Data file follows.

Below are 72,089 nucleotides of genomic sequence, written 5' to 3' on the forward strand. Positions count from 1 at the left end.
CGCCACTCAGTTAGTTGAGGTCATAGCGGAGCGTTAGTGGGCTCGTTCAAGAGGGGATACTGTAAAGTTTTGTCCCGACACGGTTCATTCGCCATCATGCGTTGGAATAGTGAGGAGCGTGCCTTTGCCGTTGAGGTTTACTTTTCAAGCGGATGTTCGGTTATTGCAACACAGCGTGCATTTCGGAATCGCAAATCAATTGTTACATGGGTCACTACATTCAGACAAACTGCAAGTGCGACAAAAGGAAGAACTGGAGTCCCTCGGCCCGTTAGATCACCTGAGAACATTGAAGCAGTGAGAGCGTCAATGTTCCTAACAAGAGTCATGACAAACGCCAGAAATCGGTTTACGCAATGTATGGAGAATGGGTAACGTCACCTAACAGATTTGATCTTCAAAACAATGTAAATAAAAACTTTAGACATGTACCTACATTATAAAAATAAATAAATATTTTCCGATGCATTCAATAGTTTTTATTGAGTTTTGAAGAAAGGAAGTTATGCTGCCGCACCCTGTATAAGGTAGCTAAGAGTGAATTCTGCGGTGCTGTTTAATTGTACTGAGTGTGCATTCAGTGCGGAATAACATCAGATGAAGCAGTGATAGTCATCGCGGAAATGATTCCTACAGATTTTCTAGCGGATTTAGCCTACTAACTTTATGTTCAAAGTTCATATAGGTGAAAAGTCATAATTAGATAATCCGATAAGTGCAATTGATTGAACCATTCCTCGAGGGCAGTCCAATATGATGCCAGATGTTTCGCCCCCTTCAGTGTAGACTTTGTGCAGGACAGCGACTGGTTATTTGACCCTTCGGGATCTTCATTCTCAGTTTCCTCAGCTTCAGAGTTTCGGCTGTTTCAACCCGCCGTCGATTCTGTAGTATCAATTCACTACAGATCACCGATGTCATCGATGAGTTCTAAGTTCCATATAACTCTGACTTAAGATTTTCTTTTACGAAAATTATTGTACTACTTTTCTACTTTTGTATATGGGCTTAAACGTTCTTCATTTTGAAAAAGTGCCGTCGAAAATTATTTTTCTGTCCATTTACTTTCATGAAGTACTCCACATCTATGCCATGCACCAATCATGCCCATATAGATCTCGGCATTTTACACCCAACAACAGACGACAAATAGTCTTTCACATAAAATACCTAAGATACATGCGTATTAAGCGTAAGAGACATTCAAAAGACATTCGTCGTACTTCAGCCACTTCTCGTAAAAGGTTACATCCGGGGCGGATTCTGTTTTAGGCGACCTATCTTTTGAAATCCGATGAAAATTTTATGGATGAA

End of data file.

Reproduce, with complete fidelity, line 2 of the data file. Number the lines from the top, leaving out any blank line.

CGCCACTCAGTTAGTTGAGGTCATAGCGGAGCGTTAGTGGGCTCGTTCAAGAGGGGATACTGTAAAGTTTTGTCCCGACACGGTTCATTCGCCATCATGCGTTGGAATAGTGAGGAGCGTGCCTTTGCCGTTGAGGTTTACTTTTCAAGCGGATGTTCGGTTATTGCAACACAGCGTGCATTTCGGAATCGCAAATCAATTGTTACATGGGTCACTACATTCAGACAAACTGCAAGTGCGACAAAAGGAAGAACTGGAGTCCCTCGGCCCGTTAGATCACCTGAGAACATTGAAGCAGTGAGAGCGTCAATGTTCCTAACAAGAGTCATGACAAACGCCAGAAATCGGTTTACGCAATGTATGGAGAATGGGTAACGTCACCTAACAGATTTGATCTTCAAAACAATGTAAATAAAAACTTTAGACATGTACCTACATTATAAAAATAAATAAATATTTTCCGATGCATTCAATAGTTTTTATTGAGTTTTGAAGAAAGGAAGTTATGCTGCCGCACCCTGTATAAGGTAGCTAAGAGTGAATTCTGCGGTGCTGTTTAATTGTACTGAGTGTGCATTCAGTGCGGAATAACATCAGATGAAGCAGTGATAGTCATCGCGGAAATGATTCCTACAGATTTTCTAGCGGATTTAGCCTACTAACTTTATGTTCAAAGTTCATATAGGTGAAAAGTCATAATTAGATAATCCGATAAGTGCAATTGATTGAACCATTCCTCGAGGGCAGTCCAATATGATGCCAGATGTTTCGCCCCCTTCAGTGTAGACTTTGTGCAGGACAGCGACTGGTTATTTGACCCTTCGGGATCTTCATTCTCAGTTTCCTCAGCTTCAGAGTTTCGGCTGTTTCAACCCGCCGTCGATTCTGTAGTATCAATTCACTACAGATCACCGATGTCATCGATGAGTTCTAAGTTCCATATAACTCTGACTTAAGATTTTCTTTTACGAAAATTATTGTACTACTTTTCTACTTTTGTATATGGGCTTAAACGTTCTTCATTTTGAAAAAGTGCCGTCGAAAATTATTTTTCTGTCCATTTACTTTCATGAAGTACTCCACATCTATGCCATGCACCAATCATGCCCATATAGATCTCGGCATTTTACACCCAACAACAGACGACAAATAGTCTTTCACATAAAATACCTAAGATACATGCGTATTAAGCGTAAGAGACATTCAAAAGACATTCGTCGTACTTCAGCCACTTCTCGTAAAAGGTTACATCCGGGGCGGATTCTGTTTTAGGCGACCTATCTTTTGAAATCCGATGAAAATTTTATGGATGAA